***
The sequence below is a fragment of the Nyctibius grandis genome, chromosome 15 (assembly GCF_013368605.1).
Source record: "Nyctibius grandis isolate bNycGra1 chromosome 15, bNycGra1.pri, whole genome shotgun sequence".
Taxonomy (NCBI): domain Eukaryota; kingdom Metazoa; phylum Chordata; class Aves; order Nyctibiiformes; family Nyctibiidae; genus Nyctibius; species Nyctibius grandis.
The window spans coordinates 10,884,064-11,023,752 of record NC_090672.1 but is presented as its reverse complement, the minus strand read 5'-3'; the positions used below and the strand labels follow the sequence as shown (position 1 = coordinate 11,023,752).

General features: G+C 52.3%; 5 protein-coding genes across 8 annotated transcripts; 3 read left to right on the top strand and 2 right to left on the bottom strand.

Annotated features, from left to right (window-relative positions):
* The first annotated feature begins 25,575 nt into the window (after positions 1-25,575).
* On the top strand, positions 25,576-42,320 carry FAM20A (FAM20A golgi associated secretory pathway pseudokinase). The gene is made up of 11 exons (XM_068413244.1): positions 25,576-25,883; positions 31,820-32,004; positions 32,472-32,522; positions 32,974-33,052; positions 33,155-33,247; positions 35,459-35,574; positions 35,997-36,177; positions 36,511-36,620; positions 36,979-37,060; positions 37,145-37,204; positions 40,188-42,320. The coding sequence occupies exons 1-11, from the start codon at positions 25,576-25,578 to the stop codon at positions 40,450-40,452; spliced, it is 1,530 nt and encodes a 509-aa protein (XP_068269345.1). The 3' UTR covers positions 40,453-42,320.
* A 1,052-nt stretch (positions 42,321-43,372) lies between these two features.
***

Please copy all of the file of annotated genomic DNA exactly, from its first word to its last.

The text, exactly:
The sequence below is a fragment of the Nyctibius grandis genome, chromosome 15 (assembly GCF_013368605.1).
Source record: "Nyctibius grandis isolate bNycGra1 chromosome 15, bNycGra1.pri, whole genome shotgun sequence".
Taxonomy (NCBI): domain Eukaryota; kingdom Metazoa; phylum Chordata; class Aves; order Nyctibiiformes; family Nyctibiidae; genus Nyctibius; species Nyctibius grandis.
The window spans coordinates 10,884,064-11,023,752 of record NC_090672.1 but is presented as its reverse complement, the minus strand read 5'-3'; the positions used below and the strand labels follow the sequence as shown (position 1 = coordinate 11,023,752).

General features: G+C 52.3%; 5 protein-coding genes across 8 annotated transcripts; 3 read left to right on the top strand and 2 right to left on the bottom strand.

Annotated features, from left to right (window-relative positions):
* The first annotated feature begins 25,575 nt into the window (after positions 1-25,575).
* On the top strand, positions 25,576-42,320 carry FAM20A (FAM20A golgi associated secretory pathway pseudokinase). The gene is made up of 11 exons (XM_068413244.1): positions 25,576-25,883; positions 31,820-32,004; positions 32,472-32,522; positions 32,974-33,052; positions 33,155-33,247; positions 35,459-35,574; positions 35,997-36,177; positions 36,511-36,620; positions 36,979-37,060; positions 37,145-37,204; positions 40,188-42,320. The coding sequence occupies exons 1-11, from the start codon at positions 25,576-25,578 to the stop codon at positions 40,450-40,452; spliced, it is 1,530 nt and encodes a 509-aa protein (XP_068269345.1). The 3' UTR covers positions 40,453-42,320.
* A 1,052-nt stretch (positions 42,321-43,372) lies between these two features.